- Adam Rittenberg, College Football
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SCRANTON, Pa. -- Penn State president Rodney Erickson and two trustees, board chair Karen Peetz and Kenneth Frazier, responded Thursday afternoon to the release of the Freeh report, accepting full responsibility for the school's failure but stopping short of announcing resignations. The trustees commissioned Judge Louis Freeh and his team to conduct an investigation that began in November and has cost the school $6.5 million to date, a school official confirmed.
All three officials expressed remorse at the school's actions surrounding the Jerry Sandusky child sex abuse scandal. They also addressed Joe Paterno's role and his legacy at Penn State, the broken trust by former president Graham Spanier, what they should have done in hindsight and the steps being taken to recover from what Erickson called "the most painful chapter in the university's history."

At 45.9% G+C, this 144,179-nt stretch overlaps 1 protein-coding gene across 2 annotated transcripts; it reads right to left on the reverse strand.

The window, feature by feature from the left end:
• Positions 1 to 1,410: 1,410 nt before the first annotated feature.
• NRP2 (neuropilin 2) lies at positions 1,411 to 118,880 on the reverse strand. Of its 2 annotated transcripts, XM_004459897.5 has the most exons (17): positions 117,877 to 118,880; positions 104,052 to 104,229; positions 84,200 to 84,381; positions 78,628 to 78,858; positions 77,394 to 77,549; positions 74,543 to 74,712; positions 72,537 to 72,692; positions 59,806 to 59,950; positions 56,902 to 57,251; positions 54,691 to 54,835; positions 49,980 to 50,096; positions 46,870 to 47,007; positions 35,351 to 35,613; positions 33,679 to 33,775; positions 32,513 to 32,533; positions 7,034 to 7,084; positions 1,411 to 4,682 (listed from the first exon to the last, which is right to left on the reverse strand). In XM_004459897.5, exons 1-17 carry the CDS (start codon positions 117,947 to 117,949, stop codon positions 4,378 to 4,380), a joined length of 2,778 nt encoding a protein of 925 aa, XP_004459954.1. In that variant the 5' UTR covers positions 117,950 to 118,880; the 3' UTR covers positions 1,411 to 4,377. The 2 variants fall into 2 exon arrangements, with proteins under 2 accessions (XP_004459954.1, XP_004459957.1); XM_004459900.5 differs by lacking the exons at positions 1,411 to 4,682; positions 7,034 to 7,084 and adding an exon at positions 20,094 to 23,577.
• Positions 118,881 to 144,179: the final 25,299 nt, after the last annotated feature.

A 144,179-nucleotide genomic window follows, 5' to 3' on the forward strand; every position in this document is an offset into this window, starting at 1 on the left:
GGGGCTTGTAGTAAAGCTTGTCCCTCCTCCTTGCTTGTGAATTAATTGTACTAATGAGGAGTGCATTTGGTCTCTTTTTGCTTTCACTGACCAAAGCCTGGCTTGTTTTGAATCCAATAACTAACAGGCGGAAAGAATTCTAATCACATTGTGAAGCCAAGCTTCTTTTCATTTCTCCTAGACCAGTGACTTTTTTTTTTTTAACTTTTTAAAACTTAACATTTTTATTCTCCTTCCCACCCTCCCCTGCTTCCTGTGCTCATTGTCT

The news conference became very contentious at times -- the first question: When will the trustees be resigning? -- and Frazier, who chaired the board's special investigation task force, became upset at one point (more on this later).
Here are some key quotes, notes and takeaways from what Erickson and the trustees had to say:
Peetz opened by stating that the trustees, as the body with "paramount accountability" at Penn State, accept full responsibility for the failures that happened in the Sandusky case. But she also made it clear that at this time, no one is stepping down. "We are not intending to resign," Peetz said. "We believe that we have a natural evolution of the board, by the fact that many new members join every year. We think the consistency is important." Asked whether former board chairs John Surma and Steve Garban should step down, Peetz said, "The [Freeh] report includes some information about individuals. We have yet to have a chance to explore all of the details." Frazier confirmed no one has been asked to resign since the release of the Freeh report. Peetz acknowledged the board is a large and diverse group, and said term limits will be discussed soon.